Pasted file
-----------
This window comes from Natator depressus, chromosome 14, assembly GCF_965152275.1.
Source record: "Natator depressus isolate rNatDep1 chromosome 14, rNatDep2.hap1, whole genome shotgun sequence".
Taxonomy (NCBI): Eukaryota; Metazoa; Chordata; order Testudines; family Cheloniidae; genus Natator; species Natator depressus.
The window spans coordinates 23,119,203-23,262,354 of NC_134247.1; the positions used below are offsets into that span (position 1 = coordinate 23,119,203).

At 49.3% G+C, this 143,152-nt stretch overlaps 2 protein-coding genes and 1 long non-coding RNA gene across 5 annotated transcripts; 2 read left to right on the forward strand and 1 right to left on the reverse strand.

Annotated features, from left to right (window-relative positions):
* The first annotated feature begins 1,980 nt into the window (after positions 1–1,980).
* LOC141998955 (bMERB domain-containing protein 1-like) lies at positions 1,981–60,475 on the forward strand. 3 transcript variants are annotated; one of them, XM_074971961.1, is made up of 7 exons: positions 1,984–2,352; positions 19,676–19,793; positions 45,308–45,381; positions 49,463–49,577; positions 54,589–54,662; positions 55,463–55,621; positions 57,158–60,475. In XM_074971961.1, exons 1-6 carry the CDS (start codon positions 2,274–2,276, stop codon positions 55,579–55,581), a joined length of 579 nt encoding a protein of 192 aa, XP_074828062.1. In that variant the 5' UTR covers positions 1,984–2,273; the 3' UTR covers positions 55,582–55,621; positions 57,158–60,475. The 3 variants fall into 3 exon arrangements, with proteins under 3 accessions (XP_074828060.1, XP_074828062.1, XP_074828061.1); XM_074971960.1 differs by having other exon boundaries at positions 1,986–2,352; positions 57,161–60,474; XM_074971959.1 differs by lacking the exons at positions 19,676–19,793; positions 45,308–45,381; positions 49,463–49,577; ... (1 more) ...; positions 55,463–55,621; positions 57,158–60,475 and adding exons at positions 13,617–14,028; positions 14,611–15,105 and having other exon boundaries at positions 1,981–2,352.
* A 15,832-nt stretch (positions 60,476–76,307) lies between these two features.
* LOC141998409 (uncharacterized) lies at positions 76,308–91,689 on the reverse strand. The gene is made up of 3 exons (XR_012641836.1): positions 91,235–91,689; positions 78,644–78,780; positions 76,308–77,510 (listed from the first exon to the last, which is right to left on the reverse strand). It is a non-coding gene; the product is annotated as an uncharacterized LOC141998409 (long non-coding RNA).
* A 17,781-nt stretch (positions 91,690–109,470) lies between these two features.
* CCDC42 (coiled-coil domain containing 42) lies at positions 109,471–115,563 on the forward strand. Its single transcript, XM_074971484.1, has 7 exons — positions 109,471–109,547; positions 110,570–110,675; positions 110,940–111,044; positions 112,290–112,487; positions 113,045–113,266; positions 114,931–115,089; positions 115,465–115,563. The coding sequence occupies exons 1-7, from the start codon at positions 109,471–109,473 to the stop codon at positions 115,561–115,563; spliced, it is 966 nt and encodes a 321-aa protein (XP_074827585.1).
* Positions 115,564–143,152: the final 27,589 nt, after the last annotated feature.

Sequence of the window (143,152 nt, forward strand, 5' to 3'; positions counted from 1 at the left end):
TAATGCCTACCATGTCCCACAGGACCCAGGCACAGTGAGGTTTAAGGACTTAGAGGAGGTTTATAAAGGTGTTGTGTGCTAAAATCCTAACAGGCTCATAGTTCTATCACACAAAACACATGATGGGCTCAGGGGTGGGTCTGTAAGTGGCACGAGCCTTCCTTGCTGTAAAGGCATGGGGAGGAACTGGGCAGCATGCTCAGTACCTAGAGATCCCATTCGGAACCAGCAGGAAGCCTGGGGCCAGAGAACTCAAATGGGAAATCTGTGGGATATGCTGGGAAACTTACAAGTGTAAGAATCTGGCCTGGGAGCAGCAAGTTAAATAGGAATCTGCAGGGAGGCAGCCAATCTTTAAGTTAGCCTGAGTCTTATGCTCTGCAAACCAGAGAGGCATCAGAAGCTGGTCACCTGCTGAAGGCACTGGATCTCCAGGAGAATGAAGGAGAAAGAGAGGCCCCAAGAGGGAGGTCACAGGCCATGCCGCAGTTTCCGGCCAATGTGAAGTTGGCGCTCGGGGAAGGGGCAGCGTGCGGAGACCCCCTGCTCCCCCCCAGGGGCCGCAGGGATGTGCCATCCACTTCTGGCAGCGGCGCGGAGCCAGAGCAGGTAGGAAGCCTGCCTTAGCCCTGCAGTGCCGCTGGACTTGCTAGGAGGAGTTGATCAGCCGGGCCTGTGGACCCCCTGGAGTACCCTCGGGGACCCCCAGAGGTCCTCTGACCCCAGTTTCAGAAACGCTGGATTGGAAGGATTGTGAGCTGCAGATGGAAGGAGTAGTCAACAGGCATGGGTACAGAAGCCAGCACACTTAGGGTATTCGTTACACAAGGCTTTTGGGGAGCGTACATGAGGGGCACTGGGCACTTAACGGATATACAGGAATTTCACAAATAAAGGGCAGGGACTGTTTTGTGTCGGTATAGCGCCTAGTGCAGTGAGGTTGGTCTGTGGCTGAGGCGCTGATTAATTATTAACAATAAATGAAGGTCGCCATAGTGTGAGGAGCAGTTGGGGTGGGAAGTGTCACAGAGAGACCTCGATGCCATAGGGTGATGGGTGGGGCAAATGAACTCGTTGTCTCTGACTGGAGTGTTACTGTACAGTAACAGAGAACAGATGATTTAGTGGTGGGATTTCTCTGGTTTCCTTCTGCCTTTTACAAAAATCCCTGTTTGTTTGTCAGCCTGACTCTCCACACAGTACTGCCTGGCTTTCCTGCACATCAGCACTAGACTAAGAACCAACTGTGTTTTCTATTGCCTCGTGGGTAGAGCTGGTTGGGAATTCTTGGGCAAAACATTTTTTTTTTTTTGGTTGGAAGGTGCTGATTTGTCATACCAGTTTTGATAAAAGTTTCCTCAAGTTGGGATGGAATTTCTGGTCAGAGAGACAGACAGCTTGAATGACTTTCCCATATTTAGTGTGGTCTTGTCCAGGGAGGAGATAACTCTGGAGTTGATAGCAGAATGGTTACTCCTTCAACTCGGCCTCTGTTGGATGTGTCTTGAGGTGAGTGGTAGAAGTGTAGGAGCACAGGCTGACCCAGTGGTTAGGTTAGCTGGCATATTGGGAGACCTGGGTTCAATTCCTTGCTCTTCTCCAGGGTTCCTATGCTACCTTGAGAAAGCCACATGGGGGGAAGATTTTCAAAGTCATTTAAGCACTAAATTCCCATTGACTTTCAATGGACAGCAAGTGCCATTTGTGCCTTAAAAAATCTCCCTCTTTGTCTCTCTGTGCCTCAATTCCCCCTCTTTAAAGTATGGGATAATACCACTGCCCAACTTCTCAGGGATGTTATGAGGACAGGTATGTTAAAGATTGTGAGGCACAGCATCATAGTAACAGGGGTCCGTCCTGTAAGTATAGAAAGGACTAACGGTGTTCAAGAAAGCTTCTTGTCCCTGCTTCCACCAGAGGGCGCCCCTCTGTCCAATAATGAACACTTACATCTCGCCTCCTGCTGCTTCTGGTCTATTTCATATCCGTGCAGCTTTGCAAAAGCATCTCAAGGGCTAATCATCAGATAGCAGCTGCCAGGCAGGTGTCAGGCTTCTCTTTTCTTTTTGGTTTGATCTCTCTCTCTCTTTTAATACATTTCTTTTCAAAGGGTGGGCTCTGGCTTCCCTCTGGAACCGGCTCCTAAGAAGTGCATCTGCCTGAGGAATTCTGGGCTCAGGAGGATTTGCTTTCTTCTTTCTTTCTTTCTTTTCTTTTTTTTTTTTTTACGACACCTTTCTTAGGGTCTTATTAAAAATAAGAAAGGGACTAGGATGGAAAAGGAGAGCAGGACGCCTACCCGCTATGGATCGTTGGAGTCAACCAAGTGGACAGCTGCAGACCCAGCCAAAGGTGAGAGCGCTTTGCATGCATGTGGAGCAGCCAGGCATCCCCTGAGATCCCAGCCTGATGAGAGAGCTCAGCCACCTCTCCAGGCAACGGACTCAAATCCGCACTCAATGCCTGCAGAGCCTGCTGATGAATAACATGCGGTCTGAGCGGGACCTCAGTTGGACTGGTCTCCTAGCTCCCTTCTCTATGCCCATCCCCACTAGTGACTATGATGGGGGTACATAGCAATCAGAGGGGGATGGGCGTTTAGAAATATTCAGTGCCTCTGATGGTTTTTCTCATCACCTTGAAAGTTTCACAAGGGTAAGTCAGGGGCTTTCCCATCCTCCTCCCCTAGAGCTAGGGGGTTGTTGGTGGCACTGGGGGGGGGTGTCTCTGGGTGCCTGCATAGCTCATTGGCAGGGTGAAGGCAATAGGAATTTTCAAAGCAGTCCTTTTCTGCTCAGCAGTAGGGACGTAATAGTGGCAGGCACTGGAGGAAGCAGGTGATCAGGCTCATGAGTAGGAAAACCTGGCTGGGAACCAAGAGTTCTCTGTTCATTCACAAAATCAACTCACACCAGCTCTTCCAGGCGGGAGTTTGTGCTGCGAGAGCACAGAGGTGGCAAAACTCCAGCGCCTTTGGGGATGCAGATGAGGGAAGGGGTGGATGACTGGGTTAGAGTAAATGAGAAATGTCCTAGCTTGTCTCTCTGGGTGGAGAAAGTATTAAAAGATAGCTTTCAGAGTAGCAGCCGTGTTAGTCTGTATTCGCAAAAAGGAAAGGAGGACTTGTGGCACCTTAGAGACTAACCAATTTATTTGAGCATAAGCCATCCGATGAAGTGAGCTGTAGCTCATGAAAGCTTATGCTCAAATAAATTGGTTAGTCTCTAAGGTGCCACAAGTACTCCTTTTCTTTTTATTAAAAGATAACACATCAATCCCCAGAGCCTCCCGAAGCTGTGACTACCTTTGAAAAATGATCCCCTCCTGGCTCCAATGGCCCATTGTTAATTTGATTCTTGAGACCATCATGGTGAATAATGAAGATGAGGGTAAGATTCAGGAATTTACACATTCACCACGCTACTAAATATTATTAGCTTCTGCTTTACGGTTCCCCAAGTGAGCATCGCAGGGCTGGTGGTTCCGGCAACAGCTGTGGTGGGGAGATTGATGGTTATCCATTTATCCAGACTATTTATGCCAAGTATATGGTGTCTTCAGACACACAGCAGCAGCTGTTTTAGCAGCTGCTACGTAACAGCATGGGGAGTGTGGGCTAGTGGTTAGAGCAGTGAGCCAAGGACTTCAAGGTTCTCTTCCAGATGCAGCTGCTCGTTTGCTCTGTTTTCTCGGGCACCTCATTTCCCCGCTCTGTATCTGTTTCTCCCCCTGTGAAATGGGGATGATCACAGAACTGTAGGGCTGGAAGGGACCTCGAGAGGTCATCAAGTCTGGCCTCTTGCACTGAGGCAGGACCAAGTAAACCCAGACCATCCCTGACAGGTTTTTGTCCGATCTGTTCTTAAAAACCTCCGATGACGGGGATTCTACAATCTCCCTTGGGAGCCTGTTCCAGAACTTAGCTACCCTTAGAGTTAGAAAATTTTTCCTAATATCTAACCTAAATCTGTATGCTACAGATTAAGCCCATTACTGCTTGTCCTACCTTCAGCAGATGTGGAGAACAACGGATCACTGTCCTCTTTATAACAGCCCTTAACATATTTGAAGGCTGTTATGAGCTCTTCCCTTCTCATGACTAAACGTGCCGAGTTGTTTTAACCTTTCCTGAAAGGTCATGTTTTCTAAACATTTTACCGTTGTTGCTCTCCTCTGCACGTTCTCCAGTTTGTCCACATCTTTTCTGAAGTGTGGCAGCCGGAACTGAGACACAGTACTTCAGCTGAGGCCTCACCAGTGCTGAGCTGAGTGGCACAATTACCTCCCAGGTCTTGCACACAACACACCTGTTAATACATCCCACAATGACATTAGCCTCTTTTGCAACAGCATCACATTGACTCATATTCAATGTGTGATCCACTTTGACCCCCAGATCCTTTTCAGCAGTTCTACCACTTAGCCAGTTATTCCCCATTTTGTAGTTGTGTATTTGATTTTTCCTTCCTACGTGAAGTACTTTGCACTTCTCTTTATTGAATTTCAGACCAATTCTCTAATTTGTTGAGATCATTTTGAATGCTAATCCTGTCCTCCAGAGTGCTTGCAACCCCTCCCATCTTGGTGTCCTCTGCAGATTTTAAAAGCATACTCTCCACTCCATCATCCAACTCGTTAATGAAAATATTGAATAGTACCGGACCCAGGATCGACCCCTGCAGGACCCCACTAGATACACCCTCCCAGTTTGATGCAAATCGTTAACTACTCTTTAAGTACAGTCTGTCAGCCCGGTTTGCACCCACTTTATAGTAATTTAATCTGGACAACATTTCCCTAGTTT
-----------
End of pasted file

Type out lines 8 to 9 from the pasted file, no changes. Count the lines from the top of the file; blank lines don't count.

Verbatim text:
* LOC141998955 (bMERB domain-containing protein 1-like) lies at positions 1,981–60,475 on the forward strand. 3 transcript variants are annotated; one of them, XM_074971961.1, is made up of 7 exons: positions 1,984–2,352; positions 19,676–19,793; positions 45,308–45,381; positions 49,463–49,577; positions 54,589–54,662; positions 55,463–55,621; positions 57,158–60,475. In XM_074971961.1, exons 1-6 carry the CDS (start codon positions 2,274–2,276, stop codon positions 55,579–55,581), a joined length of 579 nt encoding a protein of 192 aa, XP_074828062.1. In that variant the 5' UTR covers positions 1,984–2,273; the 3' UTR covers positions 55,582–55,621; positions 57,158–60,475. The 3 variants fall into 3 exon arrangements, with proteins under 3 accessions (XP_074828060.1, XP_074828062.1, XP_074828061.1); XM_074971960.1 differs by having other exon boundaries at positions 1,986–2,352; positions 57,161–60,474; XM_074971959.1 differs by lacking the exons at positions 19,676–19,793; positions 45,308–45,381; positions 49,463–49,577; ... (1 more) ...; positions 55,463–55,621; positions 57,158–60,475 and adding exons at positions 13,617–14,028; positions 14,611–15,105 and having other exon boundaries at positions 1,981–2,352.
* A 15,832-nt stretch (positions 60,476–76,307) lies between these two features.